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Differential vs derivative explained

  1. Jul 18, 2010 #1
    1. The problem statement, all variables and given/known data

    Really there is no problem to go with this question just something that I was discussing awhile back but was never really cleared up, what is the difference between:

    [tex] d(\int^{x}_{a} f(t)dt) = f(x) dx [/tex]

    and

    [tex] \frac{d}{dx}\int^{x}_{a} f(t) dt = f(x) [/tex]

    I understand that the top equation is called the differential form and the bottom is the derivative form and really thats about it. I was told that they were different by a factor of dx such that:

    [tex] df = \frac{d}{dx}*dx [/tex]

    but I really don't understand how that makes any difference because if dx is infinitely small how does that affect the answer of the problem?

    This arose from the book that I am using introducing The Fundamental Theorem of Calculus with the differential form and not the derivative form which evidently is the norm. I really just want a little clarification on this issue and apologize in advance if this is something quite obvious.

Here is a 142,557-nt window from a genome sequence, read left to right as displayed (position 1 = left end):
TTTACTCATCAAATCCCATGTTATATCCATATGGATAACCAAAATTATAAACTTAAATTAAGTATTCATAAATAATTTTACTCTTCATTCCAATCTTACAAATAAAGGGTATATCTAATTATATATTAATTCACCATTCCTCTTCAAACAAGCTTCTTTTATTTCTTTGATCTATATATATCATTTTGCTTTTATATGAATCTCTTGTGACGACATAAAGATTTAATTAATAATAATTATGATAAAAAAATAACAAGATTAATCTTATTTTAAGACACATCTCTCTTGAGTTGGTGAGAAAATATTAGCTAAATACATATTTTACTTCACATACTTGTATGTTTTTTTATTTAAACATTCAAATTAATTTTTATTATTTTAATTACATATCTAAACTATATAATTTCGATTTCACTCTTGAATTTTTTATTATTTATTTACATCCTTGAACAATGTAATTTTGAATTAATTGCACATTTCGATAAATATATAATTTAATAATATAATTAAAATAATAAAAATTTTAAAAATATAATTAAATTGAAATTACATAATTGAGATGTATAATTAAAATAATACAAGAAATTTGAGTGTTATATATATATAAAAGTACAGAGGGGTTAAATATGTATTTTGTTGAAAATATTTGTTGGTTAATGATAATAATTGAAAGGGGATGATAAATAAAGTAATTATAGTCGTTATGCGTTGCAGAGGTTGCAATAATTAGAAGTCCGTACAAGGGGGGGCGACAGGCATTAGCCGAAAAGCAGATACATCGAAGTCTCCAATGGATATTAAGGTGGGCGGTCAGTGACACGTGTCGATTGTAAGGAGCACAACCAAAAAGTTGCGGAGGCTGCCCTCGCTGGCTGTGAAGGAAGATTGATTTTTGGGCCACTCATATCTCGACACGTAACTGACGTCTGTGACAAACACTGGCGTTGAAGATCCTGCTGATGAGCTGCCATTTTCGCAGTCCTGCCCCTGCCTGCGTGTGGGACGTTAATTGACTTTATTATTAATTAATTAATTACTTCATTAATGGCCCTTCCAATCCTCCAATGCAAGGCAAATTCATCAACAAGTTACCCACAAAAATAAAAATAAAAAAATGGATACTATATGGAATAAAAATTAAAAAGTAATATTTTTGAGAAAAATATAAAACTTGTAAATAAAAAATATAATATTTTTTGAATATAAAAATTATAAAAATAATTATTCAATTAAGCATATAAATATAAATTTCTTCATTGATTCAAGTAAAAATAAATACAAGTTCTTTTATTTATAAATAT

Thanks!
     
  2. jcsd
  3. Jul 18, 2010 #2

    hunt_mat

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    Hard to give an answers as the definitions are quite complex. They're the basic tools of differential geometry.
     
  4. Jul 18, 2010 #3
    Ok let me rephrase then, is it at all important for me to know the difference when learning elementary calculus?
     
  5. Jul 18, 2010 #4

    hunt_mat

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    No, I never learnt about differential until I was doing a masters course. If your calculus book if telling you about differentials, get another book.
     
  6. Jul 18, 2010 #5
    ok well your reply implies that it somehow effects my answers even on basic equations in calculus to use differential definitions over derivative, is that what you meant? If not then why should I get a different book if comes out the same?
     
  7. Jul 18, 2010 #6

    hunt_mat

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    Just use the definition:
    [tex]
    \frac{df}{dx}\Bigg|_{x=a}=f'(a)=\lim_{h\rightarrow 0}\frac{f(a+h)-f(a)}{h}
    [/tex]
    this is what you seem to be calling the derivative form. Everything follows from the equation above. Don't worry about differentials.
     
  8. Jul 18, 2010 #7
    ok, that is the very definition that my book illustrates but without the use of limits which are subbed for hyperreal numbers. Also I called that form the derivative form because either Dick or Mark44 called it that, is that not right?
     
  9. Jul 19, 2010 #8

    hunt_mat

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    I have never heard it called anything but the derivative.
     
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